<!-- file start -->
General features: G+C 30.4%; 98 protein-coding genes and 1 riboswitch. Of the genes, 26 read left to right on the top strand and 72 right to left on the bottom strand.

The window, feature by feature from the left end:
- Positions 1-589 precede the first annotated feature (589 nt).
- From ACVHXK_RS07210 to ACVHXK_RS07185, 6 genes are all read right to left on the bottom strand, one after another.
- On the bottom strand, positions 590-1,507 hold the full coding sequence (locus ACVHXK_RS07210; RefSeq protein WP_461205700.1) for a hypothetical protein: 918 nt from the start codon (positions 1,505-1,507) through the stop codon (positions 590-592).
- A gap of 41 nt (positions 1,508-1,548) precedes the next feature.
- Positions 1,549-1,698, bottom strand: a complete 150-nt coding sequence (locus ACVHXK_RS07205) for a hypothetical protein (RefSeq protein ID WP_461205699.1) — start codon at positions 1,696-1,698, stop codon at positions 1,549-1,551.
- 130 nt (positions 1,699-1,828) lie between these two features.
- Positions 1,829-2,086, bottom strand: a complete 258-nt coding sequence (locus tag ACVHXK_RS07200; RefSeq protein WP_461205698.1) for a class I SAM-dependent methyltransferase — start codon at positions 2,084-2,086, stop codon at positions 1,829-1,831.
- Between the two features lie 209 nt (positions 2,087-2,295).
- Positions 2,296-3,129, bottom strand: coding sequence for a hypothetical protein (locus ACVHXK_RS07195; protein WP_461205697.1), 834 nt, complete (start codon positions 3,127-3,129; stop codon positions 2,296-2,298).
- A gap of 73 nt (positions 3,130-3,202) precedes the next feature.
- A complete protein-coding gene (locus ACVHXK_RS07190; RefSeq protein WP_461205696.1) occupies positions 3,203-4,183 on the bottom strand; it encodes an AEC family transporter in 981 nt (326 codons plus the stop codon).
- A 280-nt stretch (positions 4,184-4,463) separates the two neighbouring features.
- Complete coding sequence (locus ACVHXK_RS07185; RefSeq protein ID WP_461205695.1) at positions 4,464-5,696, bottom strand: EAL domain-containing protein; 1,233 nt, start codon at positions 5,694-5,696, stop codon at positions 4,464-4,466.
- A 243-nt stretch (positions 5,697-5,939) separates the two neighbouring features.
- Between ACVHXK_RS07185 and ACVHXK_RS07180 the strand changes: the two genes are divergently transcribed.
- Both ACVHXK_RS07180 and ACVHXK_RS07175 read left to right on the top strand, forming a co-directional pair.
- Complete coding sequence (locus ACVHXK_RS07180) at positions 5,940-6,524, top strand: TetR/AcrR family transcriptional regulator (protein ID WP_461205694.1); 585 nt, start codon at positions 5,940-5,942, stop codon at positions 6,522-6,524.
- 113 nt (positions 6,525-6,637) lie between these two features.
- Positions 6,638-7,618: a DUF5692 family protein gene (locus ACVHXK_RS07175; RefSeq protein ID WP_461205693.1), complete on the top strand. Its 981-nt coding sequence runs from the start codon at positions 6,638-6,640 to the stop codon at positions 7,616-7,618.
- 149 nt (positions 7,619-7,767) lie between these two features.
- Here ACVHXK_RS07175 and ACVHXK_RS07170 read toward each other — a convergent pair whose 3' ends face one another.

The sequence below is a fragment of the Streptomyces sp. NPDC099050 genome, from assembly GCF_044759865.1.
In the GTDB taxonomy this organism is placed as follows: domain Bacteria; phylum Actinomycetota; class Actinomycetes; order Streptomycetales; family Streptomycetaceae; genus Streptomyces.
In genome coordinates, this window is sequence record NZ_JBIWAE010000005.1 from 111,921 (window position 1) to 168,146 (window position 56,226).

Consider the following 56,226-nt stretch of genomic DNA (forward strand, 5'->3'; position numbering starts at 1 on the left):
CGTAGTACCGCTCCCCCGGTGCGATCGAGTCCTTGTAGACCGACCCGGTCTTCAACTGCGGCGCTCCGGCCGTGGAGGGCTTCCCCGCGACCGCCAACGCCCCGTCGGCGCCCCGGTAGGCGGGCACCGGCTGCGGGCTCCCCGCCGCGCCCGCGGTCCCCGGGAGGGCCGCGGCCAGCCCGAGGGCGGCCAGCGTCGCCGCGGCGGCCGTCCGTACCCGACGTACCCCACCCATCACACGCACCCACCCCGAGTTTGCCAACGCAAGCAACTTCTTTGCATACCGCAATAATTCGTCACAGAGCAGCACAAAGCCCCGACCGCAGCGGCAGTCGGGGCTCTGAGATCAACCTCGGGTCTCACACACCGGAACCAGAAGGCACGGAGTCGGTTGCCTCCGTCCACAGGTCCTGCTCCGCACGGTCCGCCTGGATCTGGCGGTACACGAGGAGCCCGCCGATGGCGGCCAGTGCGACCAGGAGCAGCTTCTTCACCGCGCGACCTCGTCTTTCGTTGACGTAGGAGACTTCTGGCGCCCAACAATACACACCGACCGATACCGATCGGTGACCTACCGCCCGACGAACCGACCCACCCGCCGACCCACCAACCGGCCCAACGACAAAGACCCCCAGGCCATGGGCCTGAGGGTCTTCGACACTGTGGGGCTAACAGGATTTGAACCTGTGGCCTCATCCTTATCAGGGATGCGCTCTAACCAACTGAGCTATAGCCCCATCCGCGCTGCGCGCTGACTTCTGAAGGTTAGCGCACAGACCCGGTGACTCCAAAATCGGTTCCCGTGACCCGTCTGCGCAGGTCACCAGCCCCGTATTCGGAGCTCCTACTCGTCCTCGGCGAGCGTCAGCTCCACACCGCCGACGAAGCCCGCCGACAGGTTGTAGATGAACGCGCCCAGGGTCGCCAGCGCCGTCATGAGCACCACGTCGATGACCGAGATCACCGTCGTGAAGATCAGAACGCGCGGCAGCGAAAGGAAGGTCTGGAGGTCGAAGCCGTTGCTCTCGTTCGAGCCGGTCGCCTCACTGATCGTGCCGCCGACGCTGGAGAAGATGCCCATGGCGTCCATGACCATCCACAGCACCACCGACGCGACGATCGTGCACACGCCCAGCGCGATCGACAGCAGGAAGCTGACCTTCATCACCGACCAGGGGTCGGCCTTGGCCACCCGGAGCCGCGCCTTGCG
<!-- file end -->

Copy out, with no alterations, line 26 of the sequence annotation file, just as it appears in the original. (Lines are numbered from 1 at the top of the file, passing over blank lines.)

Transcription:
In genome coordinates, this window is sequence record NZ_JBIWAE010000005.1 from 111,921 (window position 1) to 168,146 (window position 56,226).